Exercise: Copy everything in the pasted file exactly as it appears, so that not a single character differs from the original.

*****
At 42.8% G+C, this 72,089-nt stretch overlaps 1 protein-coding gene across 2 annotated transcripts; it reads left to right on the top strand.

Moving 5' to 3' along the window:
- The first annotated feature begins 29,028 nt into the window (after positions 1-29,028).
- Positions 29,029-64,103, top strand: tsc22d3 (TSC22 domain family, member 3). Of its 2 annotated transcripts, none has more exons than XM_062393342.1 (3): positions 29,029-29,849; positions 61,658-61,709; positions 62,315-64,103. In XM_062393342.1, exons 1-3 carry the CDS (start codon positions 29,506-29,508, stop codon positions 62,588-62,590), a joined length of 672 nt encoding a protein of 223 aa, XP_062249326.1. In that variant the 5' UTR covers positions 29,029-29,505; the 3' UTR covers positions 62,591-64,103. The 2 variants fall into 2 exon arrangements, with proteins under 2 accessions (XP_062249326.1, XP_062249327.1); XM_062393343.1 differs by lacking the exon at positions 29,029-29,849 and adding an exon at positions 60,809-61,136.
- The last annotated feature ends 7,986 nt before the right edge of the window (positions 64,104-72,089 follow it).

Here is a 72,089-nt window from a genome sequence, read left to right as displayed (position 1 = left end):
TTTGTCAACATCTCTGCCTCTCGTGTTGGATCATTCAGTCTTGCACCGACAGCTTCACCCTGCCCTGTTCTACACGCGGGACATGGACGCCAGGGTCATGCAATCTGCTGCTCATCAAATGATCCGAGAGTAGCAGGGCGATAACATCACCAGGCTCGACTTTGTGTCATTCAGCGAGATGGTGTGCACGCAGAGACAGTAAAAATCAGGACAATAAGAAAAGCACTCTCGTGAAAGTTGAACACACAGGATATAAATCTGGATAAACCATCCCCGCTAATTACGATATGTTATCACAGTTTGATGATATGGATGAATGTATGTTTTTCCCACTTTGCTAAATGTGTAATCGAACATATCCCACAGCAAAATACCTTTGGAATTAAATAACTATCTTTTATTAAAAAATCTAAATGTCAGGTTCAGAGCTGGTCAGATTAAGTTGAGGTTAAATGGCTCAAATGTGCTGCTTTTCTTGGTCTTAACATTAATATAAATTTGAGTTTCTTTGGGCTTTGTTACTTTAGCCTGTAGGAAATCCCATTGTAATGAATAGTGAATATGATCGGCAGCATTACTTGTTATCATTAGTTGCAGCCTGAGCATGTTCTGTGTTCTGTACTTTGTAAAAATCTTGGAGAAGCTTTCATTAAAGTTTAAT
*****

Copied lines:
At 42.8% G+C, this 72,089-nt stretch overlaps 1 protein-coding gene across 2 annotated transcripts; it reads left to right on the top strand.

Moving 5' to 3' along the window:
- The first annotated feature begins 29,028 nt into the window (after positions 1-29,028).
- Positions 29,029-64,103, top strand: tsc22d3 (TSC22 domain family, member 3). Of its 2 annotated transcripts, none has more exons than XM_062393342.1 (3): positions 29,029-29,849; positions 61,658-61,709; positions 62,315-64,103. In XM_062393342.1, exons 1-3 carry the CDS (start codon positions 29,506-29,508, stop codon positions 62,588-62,590), a joined length of 672 nt encoding a protein of 223 aa, XP_062249326.1. In that variant the 5' UTR covers positions 29,029-29,505; the 3' UTR covers positions 62,591-64,103. The 2 variants fall into 2 exon arrangements, with proteins under 2 accessions (XP_062249326.1, XP_062249327.1); XM_062393343.1 differs by lacking the exon at positions 29,029-29,849 and adding an exon at positions 60,809-61,136.
- The last annotated feature ends 7,986 nt before the right edge of the window (positions 64,104-72,089 follow it).

Here is a 72,089-nt window from a genome sequence, read left to right as displayed (position 1 = left end):
TTTGTCAACATCTCTGCCTCTCGTGTTGGATCATTCAGTCTTGCACCGACAGCTTCACCCTGCCCTGTTCTACACGCGGGACATGGACGCCAGGGTCATGCAATCTGCTGCTCATCAAATGATCCGAGAGTAGCAGGGCGATAACATCACCAGGCTCGACTTTGTGTCATTCAGCGAGATGGTGTGCACGCAGAGACAGTAAAAATCAGGACAATAAGAAAAGCACTCTCGTGAAAGTTGAACACACAGGATATAAATCTGGATAAACCATCCCCGCTAATTACGATATGTTATCACAGTTTGATGATATGGATGAATGTATGTTTTTCCCACTTTGCTAAATGTGTAATCGAACATATCCCACAGCAAAATACCTTTGGAATTAAATAACTATCTTTTATTAAAAAATCTAAATGTCAGGTTCAGAGCTGGTCAGATTAAGTTGAGGTTAAATGGCTCAAATGTGCTGCTTTTCTTGGTCTTAACATTAATATAAATTTGAGTTTCTTTGGGCTTTGTTACTTTAGCCTGTAGGAAATCCCATTGTAATGAATAGTGAATATGATCGGCAGCATTACTTGTTATCATTAGTTGCAGCCTGAGCATGTTCTGTGTTCTGTACTTTGTAAAAATCTTGGAGAAGCTTTCATTAAAGTTTAAT